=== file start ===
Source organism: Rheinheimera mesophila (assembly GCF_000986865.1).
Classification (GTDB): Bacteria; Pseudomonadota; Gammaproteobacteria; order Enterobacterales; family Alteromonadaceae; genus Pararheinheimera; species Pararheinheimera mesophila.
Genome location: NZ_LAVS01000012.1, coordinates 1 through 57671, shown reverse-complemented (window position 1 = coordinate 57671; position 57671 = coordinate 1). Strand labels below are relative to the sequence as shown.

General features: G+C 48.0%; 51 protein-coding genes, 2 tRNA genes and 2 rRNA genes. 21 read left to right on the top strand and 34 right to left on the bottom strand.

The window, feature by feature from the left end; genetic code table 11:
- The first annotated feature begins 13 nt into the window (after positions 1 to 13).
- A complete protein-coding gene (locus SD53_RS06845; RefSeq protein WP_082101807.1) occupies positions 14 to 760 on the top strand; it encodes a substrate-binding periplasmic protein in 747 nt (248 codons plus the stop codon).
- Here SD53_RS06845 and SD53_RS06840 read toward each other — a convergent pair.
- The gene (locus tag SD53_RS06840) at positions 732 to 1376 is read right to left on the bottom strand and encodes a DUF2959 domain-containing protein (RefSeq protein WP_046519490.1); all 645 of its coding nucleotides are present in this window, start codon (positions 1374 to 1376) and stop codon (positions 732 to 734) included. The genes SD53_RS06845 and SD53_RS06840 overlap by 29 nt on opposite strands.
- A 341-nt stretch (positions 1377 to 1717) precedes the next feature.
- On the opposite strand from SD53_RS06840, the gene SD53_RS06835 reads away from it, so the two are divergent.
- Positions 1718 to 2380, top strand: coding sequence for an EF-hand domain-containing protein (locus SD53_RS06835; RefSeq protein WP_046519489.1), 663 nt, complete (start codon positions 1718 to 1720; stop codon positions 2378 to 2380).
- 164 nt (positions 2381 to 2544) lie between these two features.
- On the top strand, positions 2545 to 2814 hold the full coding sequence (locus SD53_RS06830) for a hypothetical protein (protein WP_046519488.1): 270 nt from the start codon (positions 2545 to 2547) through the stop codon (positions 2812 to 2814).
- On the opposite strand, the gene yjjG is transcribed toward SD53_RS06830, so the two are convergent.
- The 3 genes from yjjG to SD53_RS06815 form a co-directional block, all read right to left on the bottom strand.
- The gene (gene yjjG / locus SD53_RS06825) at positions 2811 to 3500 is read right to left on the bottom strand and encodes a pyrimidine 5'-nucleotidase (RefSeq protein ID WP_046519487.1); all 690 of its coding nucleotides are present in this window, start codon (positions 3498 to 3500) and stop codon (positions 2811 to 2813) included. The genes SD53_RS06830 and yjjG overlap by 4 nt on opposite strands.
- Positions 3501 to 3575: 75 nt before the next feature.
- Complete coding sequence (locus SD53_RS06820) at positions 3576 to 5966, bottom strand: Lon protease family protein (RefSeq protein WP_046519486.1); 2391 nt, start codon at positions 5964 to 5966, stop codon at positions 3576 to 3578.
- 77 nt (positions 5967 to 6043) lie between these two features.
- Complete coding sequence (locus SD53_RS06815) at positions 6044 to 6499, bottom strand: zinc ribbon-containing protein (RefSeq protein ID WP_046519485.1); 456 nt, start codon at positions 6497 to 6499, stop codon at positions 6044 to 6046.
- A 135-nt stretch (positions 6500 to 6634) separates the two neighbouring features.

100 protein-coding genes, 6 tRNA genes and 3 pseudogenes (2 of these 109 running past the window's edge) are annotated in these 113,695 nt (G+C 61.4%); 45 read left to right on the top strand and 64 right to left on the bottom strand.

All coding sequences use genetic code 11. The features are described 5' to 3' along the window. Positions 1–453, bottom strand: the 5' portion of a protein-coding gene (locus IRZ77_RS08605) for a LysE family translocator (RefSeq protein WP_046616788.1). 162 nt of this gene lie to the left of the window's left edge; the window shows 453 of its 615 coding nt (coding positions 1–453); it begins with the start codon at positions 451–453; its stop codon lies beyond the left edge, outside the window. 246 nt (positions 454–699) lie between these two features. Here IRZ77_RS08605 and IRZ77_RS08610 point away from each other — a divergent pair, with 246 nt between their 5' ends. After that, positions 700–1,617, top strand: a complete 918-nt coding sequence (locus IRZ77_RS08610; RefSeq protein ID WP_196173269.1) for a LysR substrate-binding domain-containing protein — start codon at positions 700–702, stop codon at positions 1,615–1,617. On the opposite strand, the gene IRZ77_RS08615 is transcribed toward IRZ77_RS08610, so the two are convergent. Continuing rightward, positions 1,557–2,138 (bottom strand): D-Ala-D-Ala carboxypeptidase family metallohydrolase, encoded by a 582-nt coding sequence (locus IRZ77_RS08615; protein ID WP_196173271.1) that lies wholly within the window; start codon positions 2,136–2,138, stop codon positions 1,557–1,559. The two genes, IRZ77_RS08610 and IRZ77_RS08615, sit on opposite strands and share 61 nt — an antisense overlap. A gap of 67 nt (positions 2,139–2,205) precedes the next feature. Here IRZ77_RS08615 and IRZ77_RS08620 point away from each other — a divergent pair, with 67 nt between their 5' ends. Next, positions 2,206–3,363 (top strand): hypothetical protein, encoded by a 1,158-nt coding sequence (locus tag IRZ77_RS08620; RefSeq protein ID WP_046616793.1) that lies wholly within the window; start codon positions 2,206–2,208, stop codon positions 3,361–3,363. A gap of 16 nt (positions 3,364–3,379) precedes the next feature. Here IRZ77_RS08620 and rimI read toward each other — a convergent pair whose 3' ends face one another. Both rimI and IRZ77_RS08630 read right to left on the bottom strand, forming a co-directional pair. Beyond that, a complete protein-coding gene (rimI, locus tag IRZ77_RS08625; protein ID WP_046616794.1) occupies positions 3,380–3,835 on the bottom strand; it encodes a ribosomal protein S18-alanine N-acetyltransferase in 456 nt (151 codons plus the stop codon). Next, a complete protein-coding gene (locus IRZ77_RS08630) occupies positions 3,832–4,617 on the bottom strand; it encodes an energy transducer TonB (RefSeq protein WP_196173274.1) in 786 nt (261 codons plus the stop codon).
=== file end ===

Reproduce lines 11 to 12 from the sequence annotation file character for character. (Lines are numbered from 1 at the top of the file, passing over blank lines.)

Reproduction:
- On the opposite strand from SD53_RS06840, the gene SD53_RS06835 reads away from it, so the two are divergent.
- Positions 1718 to 2380, top strand: coding sequence for an EF-hand domain-containing protein (locus SD53_RS06835; RefSeq protein WP_046519489.1), 663 nt, complete (start codon positions 1718 to 1720; stop codon positions 2378 to 2380).